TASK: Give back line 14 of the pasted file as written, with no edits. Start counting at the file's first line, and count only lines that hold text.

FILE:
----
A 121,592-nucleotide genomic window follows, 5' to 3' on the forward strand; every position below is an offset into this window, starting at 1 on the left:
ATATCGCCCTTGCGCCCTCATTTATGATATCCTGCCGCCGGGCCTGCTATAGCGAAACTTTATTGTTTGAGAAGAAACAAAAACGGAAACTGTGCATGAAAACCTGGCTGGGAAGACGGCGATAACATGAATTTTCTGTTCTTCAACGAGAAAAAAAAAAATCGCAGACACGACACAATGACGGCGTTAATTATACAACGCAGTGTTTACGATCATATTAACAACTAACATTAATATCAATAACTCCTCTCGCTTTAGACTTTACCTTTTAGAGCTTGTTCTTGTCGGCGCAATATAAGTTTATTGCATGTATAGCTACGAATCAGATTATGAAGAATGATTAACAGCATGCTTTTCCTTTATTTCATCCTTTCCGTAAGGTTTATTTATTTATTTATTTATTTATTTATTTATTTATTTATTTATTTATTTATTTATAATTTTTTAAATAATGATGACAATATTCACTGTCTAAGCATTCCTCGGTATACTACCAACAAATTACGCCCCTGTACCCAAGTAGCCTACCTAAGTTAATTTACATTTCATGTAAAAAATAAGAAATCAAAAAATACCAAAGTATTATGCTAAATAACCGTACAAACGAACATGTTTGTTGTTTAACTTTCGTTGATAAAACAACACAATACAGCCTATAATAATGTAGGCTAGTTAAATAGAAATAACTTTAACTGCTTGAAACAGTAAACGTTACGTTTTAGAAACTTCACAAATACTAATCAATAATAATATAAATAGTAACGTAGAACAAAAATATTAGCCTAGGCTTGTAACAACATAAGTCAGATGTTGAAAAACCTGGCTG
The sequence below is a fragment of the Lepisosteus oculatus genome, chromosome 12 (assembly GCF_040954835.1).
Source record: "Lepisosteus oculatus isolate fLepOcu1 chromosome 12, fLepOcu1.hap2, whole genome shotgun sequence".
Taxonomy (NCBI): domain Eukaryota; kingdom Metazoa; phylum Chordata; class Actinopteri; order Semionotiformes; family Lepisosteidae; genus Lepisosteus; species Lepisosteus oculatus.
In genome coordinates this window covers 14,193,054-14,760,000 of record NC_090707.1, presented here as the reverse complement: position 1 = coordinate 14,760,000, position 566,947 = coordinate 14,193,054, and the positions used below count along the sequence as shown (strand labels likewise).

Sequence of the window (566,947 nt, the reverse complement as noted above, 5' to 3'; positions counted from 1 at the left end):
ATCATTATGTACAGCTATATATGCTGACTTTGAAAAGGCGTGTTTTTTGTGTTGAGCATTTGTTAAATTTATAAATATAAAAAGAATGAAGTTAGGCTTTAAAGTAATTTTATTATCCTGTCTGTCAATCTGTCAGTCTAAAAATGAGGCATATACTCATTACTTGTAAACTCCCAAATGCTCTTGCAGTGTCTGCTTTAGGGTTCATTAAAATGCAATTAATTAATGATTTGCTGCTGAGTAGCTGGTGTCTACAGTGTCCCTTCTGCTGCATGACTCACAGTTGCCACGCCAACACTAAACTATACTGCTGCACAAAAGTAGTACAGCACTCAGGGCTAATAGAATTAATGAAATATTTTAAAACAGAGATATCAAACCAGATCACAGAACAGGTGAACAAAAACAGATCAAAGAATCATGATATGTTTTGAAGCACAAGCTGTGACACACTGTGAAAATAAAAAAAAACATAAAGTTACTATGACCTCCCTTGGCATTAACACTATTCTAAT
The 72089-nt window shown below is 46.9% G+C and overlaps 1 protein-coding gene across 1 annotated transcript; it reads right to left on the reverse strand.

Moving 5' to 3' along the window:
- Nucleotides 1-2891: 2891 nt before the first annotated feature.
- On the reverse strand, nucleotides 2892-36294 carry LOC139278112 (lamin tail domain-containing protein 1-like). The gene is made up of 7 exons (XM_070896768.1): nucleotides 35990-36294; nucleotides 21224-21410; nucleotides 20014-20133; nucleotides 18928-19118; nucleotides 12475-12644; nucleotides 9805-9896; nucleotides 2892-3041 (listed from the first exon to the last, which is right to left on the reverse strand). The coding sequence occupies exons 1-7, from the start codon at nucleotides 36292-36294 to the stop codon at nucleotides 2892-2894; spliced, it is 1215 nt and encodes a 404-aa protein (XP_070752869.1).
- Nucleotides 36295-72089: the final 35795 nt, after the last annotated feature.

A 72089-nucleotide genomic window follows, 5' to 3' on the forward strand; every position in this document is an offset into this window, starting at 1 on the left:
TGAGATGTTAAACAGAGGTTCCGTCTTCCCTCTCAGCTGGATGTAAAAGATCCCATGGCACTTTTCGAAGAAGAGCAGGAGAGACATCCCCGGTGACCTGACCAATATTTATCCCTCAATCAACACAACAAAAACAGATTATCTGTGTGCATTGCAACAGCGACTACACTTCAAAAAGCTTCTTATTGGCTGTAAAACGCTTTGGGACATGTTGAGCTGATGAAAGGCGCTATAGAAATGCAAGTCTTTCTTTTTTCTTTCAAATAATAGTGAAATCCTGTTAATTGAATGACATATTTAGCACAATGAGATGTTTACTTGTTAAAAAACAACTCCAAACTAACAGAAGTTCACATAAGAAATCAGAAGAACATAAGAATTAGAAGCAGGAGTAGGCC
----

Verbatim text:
A 72089-nucleotide genomic window follows, 5' to 3' on the forward strand; every position in this document is an offset into this window, starting at 1 on the left: